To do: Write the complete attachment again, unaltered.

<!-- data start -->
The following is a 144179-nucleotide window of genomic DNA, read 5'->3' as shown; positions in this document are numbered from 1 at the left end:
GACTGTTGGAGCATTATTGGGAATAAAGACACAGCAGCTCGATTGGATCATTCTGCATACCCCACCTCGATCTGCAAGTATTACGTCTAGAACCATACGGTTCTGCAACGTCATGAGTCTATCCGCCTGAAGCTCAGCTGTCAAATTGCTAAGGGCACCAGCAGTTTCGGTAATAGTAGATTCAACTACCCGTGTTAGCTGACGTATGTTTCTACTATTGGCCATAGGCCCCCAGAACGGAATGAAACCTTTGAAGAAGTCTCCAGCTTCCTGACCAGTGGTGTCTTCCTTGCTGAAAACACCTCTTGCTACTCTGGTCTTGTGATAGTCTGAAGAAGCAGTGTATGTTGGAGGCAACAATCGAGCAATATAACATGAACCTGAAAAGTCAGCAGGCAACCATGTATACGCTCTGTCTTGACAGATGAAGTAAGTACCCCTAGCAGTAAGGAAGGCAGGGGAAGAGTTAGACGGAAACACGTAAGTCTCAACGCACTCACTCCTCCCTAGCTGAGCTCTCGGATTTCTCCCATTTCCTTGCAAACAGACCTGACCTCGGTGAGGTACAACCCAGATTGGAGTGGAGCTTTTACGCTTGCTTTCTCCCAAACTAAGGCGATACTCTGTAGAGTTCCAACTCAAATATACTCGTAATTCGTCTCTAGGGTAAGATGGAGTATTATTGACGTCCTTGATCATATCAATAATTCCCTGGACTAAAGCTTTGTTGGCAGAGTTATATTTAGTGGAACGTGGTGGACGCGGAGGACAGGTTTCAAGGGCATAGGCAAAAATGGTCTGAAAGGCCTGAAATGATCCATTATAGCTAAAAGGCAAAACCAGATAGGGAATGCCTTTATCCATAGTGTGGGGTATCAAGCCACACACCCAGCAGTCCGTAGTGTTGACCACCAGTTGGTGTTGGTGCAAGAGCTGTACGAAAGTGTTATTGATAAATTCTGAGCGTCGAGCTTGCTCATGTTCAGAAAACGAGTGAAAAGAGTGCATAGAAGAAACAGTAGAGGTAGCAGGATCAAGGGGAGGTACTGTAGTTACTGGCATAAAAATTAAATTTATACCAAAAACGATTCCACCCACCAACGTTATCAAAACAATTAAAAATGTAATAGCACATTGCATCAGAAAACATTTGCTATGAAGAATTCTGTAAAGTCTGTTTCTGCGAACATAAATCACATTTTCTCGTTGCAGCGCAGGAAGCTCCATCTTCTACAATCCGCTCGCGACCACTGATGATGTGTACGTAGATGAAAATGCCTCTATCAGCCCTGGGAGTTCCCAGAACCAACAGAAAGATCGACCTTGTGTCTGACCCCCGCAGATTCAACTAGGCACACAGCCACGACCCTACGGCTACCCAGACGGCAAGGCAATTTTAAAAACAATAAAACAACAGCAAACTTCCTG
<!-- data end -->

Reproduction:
The following is a 144179-nucleotide window of genomic DNA, read 5'->3' as shown; positions in this document are numbered from 1 at the left end:
GACTGTTGGAGCATTATTGGGAATAAAGACACAGCAGCTCGATTGGATCATTCTGCATACCCCACCTCGATCTGCAAGTATTACGTCTAGAACCATACGGTTCTGCAACGTCATGAGTCTATCCGCCTGAAGCTCAGCTGTCAAATTGCTAAGGGCACCAGCAGTTTCGGTAATAGTAGATTCAACTACCCGTGTTAGCTGACGTATGTTTCTACTATTGGCCATAGGCCCCCAGAACGGAATGAAACCTTTGAAGAAGTCTCCAGCTTCCTGACCAGTGGTGTCTTCCTTGCTGAAAACACCTCTTGCTACTCTGGTCTTGTGATAGTCTGAAGAAGCAGTGTATGTTGGAGGCAACAATCGAGCAATATAACATGAACCTGAAAAGTCAGCAGGCAACCATGTATACGCTCTGTCTTGACAGATGAAGTAAGTACCCCTAGCAGTAAGGAAGGCAGGGGAAGAGTTAGACGGAAACACGTAAGTCTCAACGCACTCACTCCTCCCTAGCTGAGCTCTCGGATTTCTCCCATTTCCTTGCAAACAGACCTGACCTCGGTGAGGTACAACCCAGATTGGAGTGGAGCTTTTACGCTTGCTTTCTCCCAAACTAAGGCGATACTCTGTAGAGTTCCAACTCAAATATACTCGTAATTCGTCTCTAGGGTAAGATGGAGTATTATTGACGTCCTTGATCATATCAATAATTCCCTGGACTAAAGCTTTGTTGGCAGAGTTATATTTAGTGGAACGTGGTGGACGCGGAGGACAGGTTTCAAGGGCATAGGCAAAAATGGTCTGAAAGGCCTGAAATGATCCATTATAGCTAAAAGGCAAAACCAGATAGGGAATGCCTTTATCCATAGTGTGGGGTATCAAGCCACACACCCAGCAGTCCGTAGTGTTGACCACCAGTTGGTGTTGGTGCAAGAGCTGTACGAAAGTGTTATTGATAAATTCTGAGCGTCGAGCTTGCTCATGTTCAGAAAACGAGTGAAAAGAGTGCATAGAAGAAACAGTAGAGGTAGCAGGATCAAGGGGAGGTACTGTAGTTACTGGCATAAAAATTAAATTTATACCAAAAACGATTCCACCCACCAACGTTATCAAAACAATTAAAAATGTAATAGCACATTGCATCAGAAAACATTTGCTATGAAGAATTCTGTAAAGTCTGTTTCTGCGAACATAAATCACATTTTCTCGTTGCAGCGCAGGAAGCTCCATCTTCTACAATCCGCTCGCGACCACTGATGATGTGTACGTAGATGAAAATGCCTCTATCAGCCCTGGGAGTTCCCAGAACCAACAGAAAGATCGACCTTGTGTCTGACCCCCGCAGATTCAACTAGGCACACAGCCACGACCCTACGGCTACCCAGACGGCAAGGCAATTTTAAAAACAATAAAACAACAGCAAACTTCCTG